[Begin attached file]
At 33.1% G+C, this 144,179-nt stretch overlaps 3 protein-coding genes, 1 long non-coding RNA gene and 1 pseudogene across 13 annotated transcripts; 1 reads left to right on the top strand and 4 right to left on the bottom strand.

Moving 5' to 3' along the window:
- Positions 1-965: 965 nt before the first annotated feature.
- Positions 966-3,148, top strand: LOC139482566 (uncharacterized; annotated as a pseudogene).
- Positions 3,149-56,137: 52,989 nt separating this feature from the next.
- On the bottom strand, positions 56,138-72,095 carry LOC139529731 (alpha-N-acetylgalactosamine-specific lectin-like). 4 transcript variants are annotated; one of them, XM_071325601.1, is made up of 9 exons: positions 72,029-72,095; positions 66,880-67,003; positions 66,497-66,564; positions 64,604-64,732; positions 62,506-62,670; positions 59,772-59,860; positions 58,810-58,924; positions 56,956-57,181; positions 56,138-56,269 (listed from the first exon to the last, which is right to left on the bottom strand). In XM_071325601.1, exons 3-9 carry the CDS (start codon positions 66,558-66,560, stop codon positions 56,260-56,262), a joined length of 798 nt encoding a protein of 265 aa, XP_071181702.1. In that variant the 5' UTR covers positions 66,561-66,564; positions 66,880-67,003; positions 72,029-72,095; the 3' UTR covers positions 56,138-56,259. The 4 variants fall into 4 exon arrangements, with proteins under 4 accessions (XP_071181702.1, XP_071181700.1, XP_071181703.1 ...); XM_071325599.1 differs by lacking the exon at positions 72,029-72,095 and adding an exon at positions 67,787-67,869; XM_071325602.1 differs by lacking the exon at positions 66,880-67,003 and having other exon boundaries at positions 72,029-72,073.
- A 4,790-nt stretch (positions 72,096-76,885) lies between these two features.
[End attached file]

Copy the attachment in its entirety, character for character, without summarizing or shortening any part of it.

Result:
At 33.1% G+C, this 144,179-nt stretch overlaps 3 protein-coding genes, 1 long non-coding RNA gene and 1 pseudogene across 13 annotated transcripts; 1 reads left to right on the top strand and 4 right to left on the bottom strand.

Moving 5' to 3' along the window:
- Positions 1-965: 965 nt before the first annotated feature.
- Positions 966-3,148, top strand: LOC139482566 (uncharacterized; annotated as a pseudogene).
- Positions 3,149-56,137: 52,989 nt separating this feature from the next.
- On the bottom strand, positions 56,138-72,095 carry LOC139529731 (alpha-N-acetylgalactosamine-specific lectin-like). 4 transcript variants are annotated; one of them, XM_071325601.1, is made up of 9 exons: positions 72,029-72,095; positions 66,880-67,003; positions 66,497-66,564; positions 64,604-64,732; positions 62,506-62,670; positions 59,772-59,860; positions 58,810-58,924; positions 56,956-57,181; positions 56,138-56,269 (listed from the first exon to the last, which is right to left on the bottom strand). In XM_071325601.1, exons 3-9 carry the CDS (start codon positions 66,558-66,560, stop codon positions 56,260-56,262), a joined length of 798 nt encoding a protein of 265 aa, XP_071181702.1. In that variant the 5' UTR covers positions 66,561-66,564; positions 66,880-67,003; positions 72,029-72,095; the 3' UTR covers positions 56,138-56,259. The 4 variants fall into 4 exon arrangements, with proteins under 4 accessions (XP_071181702.1, XP_071181700.1, XP_071181703.1 ...); XM_071325599.1 differs by lacking the exon at positions 72,029-72,095 and adding an exon at positions 67,787-67,869; XM_071325602.1 differs by lacking the exon at positions 66,880-67,003 and having other exon boundaries at positions 72,029-72,073.
- A 4,790-nt stretch (positions 72,096-76,885) lies between these two features.